δ13C analyses of calcium carbonate: Comparison between the GasBench and elemental analyzer techniques

Greg Skrzypek, D. Paul

    Research output: Contribution to journalArticle

    33 Citations (Scopus)

    Abstract

    Measurements of stable carbon isotopic composition (d13C) of carbonates or carbonate-rich soils are seldom performed in a continuous-flow isotope ratio mass spectrometer (IRMS) using an elemental analyzer (EA) as an online sample preparation device. Such analyses are routinely carried out with an external precision better than 0.1% using a GasBench II (GB) sample preparation device coupled online with a continuous-flow IRMS. In this paper, we report and compare d13C analyses (86 total analyses) of calcium carbonates obtained by using both the GB and the EA. Using both techniques, the d13C compositions of two in-house carbonate standards (MERCK carbonate and NR calcite) and ten selected carbonate-rich paleosol samples (of variable CaCO3 content) were analyzed, and data are reported in the VPDB scale calibrated against international standards, NBS 18 and 19. For the inhouse standards analyzed by both techniques, a precision better than 0.08% is achieved. The analytical errors (1s) computed from multiple analyses of the d13C of both the MERCK and NR obtained by the above two techniques are nearly identical. In general, the 1s (internal error) of paleosol analyses obtained in the GB is better than 0.06%, whereas that for the analyses in the EA (three repetitive analyses of the same sample) varies in the range 0.05–0.21%. However, for paleosols having more than 85% CaCO3, 1s is better than 0.15%(similar to the instrument precision), and in this case the d13CVPDB of samples obtained by the GB is similar to that obtained by the EA. Our results suggest that the d13C of pure calcium carbonate samples can also be analyzed using the EA technique. Copyright ©2006 John Wiley & Sons, Ltd.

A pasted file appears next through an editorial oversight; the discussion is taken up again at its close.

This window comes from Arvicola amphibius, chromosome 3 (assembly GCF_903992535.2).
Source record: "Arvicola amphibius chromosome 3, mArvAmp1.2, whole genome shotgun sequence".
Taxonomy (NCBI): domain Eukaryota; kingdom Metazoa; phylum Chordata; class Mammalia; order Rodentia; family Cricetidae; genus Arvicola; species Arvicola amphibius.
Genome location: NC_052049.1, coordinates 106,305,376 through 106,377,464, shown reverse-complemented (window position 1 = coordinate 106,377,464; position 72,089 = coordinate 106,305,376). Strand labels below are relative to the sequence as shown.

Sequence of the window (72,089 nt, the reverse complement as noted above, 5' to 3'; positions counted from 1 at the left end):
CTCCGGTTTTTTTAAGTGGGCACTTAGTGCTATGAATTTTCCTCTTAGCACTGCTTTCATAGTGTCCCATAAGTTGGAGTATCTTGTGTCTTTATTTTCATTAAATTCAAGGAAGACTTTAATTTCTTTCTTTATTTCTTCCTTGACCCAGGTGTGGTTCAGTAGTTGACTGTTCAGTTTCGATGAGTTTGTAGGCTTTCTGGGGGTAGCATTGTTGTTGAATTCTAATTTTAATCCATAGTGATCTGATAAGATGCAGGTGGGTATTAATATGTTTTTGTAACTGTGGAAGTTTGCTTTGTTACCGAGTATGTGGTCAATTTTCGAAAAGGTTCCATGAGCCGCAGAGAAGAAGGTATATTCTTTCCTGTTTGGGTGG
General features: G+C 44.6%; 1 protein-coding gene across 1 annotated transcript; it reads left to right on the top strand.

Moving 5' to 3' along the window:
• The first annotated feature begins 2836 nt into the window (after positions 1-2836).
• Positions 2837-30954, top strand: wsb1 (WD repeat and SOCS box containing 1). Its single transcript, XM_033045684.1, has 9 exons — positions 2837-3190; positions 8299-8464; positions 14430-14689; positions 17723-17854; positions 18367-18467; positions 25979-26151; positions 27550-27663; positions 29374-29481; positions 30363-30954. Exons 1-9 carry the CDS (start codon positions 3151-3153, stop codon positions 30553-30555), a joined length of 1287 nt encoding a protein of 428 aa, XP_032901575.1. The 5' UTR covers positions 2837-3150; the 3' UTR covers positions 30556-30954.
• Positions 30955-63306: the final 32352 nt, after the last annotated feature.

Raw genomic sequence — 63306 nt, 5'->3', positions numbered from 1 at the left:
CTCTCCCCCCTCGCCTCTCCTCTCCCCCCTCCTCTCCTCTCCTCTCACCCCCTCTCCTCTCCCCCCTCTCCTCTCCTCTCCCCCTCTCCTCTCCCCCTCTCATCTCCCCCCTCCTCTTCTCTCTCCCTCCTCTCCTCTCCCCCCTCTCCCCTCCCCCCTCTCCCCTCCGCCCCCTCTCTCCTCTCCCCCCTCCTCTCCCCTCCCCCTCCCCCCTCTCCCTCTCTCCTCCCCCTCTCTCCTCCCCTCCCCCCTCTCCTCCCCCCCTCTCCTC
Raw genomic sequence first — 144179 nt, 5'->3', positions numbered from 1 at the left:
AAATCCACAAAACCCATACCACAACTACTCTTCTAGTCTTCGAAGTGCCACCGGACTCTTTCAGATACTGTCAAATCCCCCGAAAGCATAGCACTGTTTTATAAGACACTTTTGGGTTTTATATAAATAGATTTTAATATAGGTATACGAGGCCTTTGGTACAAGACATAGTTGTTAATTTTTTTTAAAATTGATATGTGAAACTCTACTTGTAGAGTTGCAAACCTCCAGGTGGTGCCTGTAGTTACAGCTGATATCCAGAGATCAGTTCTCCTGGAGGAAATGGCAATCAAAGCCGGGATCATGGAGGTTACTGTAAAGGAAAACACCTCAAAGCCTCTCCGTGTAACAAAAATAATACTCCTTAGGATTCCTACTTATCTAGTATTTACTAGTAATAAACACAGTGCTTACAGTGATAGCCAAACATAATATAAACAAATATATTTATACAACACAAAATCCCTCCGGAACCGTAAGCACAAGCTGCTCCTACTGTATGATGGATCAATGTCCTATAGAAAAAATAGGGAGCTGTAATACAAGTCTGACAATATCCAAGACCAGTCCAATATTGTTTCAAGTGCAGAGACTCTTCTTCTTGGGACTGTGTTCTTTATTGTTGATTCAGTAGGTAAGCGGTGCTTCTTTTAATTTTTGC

Original languageEnglish
    Pages (from-to)2915-2920
    JournalRapid Communications in Mass Spectrometry
    Volume20
    Issue number19
    DOIs
    Publication statusPublished - 2006

    Fingerprint Dive into the research topics of 'δ13C analyses of calcium carbonate: Comparison between the GasBench and elemental analyzer techniques'. Together they form a unique fingerprint.

  • Cite this